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His findings on the function of ion channels in individual cells won him the ultimate prize in physiology and medicine in 1991 along with Erwin Neher. Bert Sakmann (1942) was also one of the brains behind the technique known as the patch clamp, which is still in use today to study cell function in numerous diseases, particularly neurodegenerative ones. The German neurophysicist was one of the guests at the event held every year in Lindau which gathers prestigious Nobel laureates together to share their experiences with young researchers around the world. The Dr. Antonio Esteve Foundation and Indagando TV took advantage of the occasion to interview one of the most respected experts in brain anatomy research.

There are 85 years between the time Santiago Ramón y Cajal won his Nobel prize in 1906 and Sakmann’s award, and yet ?his findings and his beautiful drawings of the different types of neurons and their connections are still the starting point of it all," says the German scientist. According to Sakmann, the Nobel prize did not have an impact on his life but it did change the way he worked: ?It gave me the chance to do my research completely independently without any outside distractions. Scientific practice became much easier,? he contends.

As the director of one of the research groups at the Max Planck Institute of Neurobiology, Sakmann’s whole career has been based on the processes that take place in the brain. ?Today we know, for example, where in the brain the learning process takes place," he explains in the interview. "However, the lack of animal models that can replicate the human brain prevents us from learning about many other processes, such as the emotions or the source of many neurodegenerative diseases such as Alzheimer’s or Parkinson’s."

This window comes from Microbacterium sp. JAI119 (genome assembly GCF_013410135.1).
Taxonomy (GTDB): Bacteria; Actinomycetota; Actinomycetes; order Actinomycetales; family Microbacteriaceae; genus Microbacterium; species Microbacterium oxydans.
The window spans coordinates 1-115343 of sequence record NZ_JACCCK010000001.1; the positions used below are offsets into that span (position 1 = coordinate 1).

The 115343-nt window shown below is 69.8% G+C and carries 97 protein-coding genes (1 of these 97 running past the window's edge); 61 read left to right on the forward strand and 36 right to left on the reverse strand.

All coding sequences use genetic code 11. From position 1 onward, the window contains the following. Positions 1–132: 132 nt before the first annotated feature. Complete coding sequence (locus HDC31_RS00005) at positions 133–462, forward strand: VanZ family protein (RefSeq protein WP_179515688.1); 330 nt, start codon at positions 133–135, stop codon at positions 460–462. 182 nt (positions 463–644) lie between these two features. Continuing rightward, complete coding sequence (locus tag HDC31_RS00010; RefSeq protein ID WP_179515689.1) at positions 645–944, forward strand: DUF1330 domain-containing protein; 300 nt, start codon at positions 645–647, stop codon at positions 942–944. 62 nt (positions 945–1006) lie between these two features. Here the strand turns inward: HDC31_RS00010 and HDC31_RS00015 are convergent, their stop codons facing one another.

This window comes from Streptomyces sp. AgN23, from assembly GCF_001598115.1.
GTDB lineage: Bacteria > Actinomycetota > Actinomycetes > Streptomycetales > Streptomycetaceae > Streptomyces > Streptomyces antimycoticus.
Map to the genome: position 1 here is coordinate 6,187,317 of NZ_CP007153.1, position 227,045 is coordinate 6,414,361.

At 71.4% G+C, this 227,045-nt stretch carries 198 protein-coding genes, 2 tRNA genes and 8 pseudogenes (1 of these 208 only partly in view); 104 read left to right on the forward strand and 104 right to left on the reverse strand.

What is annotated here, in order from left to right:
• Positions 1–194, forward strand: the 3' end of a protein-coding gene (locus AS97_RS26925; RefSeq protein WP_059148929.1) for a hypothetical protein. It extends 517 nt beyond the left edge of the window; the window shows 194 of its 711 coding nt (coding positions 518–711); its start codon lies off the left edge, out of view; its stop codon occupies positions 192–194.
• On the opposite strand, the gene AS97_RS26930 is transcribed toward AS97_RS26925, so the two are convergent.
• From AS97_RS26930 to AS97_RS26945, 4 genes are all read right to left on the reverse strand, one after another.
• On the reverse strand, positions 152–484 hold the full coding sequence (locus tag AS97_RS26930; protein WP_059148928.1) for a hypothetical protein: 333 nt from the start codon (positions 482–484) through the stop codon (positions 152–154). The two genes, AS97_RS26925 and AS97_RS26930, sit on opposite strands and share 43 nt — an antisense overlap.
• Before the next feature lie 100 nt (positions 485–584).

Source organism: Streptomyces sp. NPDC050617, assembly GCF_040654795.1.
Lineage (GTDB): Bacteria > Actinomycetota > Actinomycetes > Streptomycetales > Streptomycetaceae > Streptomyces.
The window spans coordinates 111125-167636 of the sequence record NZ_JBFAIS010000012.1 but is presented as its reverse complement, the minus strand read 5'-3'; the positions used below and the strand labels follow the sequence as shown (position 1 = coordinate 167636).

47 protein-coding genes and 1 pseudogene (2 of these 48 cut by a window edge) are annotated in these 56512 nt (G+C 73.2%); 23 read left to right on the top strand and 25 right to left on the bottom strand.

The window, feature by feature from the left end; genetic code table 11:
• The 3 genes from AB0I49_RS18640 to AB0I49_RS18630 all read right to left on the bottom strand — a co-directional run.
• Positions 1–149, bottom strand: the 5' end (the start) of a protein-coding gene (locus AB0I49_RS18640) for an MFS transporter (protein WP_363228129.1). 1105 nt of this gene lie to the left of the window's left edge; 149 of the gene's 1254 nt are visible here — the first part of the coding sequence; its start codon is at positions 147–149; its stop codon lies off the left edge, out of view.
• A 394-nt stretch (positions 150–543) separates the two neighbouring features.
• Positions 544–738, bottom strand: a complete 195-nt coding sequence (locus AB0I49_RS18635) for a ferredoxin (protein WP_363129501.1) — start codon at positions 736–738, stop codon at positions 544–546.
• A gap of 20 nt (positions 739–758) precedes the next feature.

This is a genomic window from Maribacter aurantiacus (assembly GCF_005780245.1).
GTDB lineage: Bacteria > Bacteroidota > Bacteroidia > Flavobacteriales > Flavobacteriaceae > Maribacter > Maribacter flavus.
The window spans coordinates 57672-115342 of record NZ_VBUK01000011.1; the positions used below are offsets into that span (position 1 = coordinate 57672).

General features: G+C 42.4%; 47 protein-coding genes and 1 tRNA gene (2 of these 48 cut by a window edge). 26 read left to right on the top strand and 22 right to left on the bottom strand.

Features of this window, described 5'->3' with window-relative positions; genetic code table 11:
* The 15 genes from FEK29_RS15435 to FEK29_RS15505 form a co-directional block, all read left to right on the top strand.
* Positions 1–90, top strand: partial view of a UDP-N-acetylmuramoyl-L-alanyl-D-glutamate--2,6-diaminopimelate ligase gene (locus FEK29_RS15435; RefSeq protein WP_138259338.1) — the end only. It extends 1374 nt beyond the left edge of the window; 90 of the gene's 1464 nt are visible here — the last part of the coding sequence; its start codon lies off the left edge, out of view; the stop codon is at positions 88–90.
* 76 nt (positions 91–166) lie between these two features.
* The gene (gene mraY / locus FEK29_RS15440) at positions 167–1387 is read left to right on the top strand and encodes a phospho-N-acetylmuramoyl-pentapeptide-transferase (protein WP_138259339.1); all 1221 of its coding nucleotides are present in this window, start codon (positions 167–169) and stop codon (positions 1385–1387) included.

Another of the big challenges in studying the brain, notes Sakmann, is to a achieve a technique that is able to observe the function of the brain in its entirety. ?At the moment we can view the brain ‘live’ in two resolutions. On the one hand, by magnetic resonance, which has a very indirect relationship with electrical activity. And on the other, we can observe a detailed display in very high resolution of this electrical activity but this is restricted to very shallow structures about one millimetre deep. Consequently, these methods are restricted to the superficial areas of the brain,? explains the Nobel laureate.

How are memories stored? How does a simple behavioural gesture start? These are cerebral processes that are still up in the air. This is why Sakmann would like to retire having witnessed a major landmark in brain research. ?I would just love to have a complete diagram of all the wiring in the brain, even if it was just a mouse’s brain, so we could start examining what happens in the brain’s structure when you learn something or recognise an object. That would be my dream,? concludes the scientist.<